Eight-hour strike to hit Australian PWCS coal terminals
The unions representing about 200 workers at two Port Waratah Coal Services (PWCS)-owned coal-loading terminals at Australia's port of Newcastle have called an-eight-hour strike on Friday, demanding "a fair agreement".
The Maritime Union of Australia (MUA) said on Tuesday the strike will begin on Friday at 06:30 hours Sydney time and last until 14:30.
"We continue to keep the door wide open for a fair agreement," said Ian Bray, assistant national secretary of the MUA.
"But we are also going forward with a steady campaign of legally protected action as well as a broader strategy to bring justice to our members."
The eight-hour strike is an escalation on the previous four-hour stoppage, which took place on 15 May (see CSD 10 May 2013). PWCS has yet to respond to a request about how much the four-hour stoppage affected the loading of coal onto vessels. The company had previously said it would employ temporary staff to cover the gap.
Prices at free on board (FOB) Newcastle physical and swaps markets have yet to really react to the strike. FOB Newcastle June-loading cargoes are bid higher than July and August, but this has been the case for some time. The strike action in Australia has been overshadowed in the Pacific Basin by reports the Chinese government is set to ban the import of coal with a calorific value of less than 4,540Kcal/kg NAR, sulphur content of not more than 1%, and an ash content of not more than 25% (see CSD 17 May 2013).
If the ban goes ahead, the Australian coal market could be one of the beneficiaries of a likely switch away from Indonesian coal by Chinese buyers.
Data from the Hunter Valley Coal Chain Coordinator (HVCCC) shows that coal received into the three Newcastle terminals - including the Newcastle Coal Infrastructure Group (NCIG)-owned terminal - was down considerably in the week ended 19 May.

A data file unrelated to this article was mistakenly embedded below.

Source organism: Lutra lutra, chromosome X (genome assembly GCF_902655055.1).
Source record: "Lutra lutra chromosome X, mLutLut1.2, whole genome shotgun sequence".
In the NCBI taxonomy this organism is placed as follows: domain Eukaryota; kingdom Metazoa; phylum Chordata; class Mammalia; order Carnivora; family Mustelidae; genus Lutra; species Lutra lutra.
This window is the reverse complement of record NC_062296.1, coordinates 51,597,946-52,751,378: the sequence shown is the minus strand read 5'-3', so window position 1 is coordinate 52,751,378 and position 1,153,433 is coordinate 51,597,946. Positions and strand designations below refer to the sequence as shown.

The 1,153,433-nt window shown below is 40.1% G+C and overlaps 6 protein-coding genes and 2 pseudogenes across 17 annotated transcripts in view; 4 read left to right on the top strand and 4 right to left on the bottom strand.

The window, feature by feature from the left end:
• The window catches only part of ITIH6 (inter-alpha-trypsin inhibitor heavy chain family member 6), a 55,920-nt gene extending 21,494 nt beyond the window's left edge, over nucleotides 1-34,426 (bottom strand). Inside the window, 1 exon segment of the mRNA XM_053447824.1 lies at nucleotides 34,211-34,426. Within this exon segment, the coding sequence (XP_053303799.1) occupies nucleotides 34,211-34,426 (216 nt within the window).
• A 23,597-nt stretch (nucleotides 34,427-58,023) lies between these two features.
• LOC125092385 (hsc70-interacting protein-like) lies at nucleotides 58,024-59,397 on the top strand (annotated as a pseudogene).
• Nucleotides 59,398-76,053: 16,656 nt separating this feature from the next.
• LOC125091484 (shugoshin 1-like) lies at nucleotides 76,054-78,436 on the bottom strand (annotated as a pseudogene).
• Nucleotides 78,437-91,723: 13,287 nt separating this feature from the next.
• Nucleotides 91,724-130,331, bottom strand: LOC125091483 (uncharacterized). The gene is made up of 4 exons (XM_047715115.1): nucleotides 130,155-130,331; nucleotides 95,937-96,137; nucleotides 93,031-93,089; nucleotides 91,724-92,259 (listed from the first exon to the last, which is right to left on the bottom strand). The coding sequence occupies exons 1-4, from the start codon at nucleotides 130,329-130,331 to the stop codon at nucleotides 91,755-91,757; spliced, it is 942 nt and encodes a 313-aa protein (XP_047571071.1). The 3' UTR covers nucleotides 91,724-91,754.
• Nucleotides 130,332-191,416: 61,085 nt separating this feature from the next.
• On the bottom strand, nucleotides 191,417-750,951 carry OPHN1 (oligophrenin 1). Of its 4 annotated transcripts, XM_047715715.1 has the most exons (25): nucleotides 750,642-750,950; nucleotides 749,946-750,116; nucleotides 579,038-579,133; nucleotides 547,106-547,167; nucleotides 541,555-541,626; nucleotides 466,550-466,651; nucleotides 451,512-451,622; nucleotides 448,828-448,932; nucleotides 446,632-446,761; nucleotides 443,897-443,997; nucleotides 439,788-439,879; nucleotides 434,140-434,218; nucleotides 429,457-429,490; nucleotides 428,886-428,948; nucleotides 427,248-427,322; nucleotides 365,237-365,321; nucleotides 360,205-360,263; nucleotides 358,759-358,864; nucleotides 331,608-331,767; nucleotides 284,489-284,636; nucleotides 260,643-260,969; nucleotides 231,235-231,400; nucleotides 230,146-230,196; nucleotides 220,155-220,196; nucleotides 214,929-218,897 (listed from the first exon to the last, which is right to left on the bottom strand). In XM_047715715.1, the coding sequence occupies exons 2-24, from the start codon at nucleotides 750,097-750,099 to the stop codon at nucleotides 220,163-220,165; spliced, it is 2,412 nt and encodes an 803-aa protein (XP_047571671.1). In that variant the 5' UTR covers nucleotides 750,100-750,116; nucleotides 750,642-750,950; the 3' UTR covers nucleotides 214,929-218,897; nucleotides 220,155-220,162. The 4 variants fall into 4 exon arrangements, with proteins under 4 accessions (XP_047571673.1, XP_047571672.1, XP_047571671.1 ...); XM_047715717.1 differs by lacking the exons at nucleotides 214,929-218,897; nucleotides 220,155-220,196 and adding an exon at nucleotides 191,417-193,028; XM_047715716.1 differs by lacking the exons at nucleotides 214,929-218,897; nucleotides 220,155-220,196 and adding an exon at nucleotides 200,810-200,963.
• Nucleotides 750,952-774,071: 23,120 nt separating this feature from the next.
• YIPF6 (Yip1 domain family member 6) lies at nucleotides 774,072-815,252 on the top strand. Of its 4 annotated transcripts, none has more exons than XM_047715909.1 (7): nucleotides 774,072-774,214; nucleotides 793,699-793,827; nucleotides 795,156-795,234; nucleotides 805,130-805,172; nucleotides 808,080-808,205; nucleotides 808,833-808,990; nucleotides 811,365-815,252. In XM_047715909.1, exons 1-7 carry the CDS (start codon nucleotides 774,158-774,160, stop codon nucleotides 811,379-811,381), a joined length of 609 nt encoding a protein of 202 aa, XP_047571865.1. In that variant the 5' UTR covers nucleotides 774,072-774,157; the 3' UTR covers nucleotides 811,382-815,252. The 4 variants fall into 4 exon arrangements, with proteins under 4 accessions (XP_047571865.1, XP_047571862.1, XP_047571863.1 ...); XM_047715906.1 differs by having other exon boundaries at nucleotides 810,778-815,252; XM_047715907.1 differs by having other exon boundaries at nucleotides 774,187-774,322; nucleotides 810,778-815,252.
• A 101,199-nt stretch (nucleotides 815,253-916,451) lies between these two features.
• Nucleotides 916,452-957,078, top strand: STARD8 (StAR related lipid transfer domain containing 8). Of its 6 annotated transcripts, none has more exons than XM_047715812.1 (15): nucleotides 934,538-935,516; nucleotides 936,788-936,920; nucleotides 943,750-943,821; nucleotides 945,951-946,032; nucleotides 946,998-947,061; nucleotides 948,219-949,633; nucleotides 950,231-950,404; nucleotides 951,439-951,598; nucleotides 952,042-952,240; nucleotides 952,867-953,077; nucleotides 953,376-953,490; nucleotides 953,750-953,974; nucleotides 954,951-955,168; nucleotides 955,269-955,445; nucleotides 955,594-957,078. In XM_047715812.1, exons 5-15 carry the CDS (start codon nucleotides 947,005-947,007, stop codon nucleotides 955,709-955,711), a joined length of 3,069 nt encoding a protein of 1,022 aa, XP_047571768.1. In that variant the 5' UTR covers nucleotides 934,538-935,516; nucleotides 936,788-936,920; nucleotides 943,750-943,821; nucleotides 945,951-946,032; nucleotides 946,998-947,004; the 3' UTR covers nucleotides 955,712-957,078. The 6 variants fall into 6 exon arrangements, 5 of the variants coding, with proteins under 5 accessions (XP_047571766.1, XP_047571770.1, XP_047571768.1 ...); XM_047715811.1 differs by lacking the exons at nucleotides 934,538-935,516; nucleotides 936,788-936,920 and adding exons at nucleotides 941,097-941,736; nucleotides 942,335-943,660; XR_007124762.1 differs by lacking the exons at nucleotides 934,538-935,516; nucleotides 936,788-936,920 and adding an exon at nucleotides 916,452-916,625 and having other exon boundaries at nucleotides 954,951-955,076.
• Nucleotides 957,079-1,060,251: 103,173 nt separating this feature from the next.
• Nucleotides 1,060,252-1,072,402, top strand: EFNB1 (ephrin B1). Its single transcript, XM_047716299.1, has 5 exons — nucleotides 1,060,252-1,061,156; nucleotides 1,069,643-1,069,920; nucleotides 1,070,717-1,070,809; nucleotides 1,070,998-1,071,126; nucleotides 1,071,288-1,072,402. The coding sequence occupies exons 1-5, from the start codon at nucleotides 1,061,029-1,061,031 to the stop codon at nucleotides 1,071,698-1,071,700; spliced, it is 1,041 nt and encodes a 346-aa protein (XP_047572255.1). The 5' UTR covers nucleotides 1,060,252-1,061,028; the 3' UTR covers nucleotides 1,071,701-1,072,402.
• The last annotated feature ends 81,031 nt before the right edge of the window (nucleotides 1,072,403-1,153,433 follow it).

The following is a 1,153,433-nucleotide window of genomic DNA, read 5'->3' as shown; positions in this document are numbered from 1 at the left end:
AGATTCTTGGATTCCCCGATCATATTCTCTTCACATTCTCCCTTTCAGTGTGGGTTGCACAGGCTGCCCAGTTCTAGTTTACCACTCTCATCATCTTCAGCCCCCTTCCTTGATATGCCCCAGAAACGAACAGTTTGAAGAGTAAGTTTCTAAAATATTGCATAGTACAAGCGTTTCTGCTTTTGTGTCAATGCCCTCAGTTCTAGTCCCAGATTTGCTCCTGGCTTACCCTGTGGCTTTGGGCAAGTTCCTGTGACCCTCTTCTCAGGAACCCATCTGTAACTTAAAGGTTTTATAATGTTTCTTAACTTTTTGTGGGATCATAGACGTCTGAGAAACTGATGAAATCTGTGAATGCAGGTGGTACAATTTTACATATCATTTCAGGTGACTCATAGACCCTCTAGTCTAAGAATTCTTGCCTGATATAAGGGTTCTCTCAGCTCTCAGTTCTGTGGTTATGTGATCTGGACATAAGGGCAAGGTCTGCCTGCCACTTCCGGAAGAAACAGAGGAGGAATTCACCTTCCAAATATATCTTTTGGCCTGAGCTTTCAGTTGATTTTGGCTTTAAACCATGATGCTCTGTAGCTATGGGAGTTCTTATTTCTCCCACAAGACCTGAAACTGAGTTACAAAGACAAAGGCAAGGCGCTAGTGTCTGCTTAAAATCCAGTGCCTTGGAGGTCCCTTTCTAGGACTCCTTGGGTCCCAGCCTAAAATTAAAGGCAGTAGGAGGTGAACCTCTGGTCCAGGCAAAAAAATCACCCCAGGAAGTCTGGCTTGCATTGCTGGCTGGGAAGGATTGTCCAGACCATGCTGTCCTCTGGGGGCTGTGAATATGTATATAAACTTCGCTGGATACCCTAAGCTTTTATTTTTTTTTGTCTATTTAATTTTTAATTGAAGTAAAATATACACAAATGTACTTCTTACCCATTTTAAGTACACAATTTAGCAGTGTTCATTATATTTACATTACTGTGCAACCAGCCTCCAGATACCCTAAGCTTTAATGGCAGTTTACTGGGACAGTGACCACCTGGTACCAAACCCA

Over the seven-day period, coal moved into the three terminals was down 63% from a week earlier at 1.1m tonnes. However, the reduction in throughput is linked to major maintenance work which took place on the rail lines that transport coal into Newcastle. No major work is planned for this week.
Coal shipped from the three terminals was down 20% in the week ending 19 May, according to Newcastle Port Corporation. About 1.6m tonnes of coal was shipped from the two PWCS terminals, according to HVCCC data. This is also 20% below what was shipped from the PWCS terminals a week earlier.
Coal stocks at the two PWCS terminals have dipped under 1.0m tonnes for the first time in about five weeks. NCIG does not release such information for its coal stocks.
The other bodies involved in the strike are: the Transport Workers Union; the Electrical Trade Union; the Communications, Electrical and Plumbing Union; and the Australian Manufacturing Workers Union. All five unions are represented in a single bargaining unit. Fionn O'Raghallaigh
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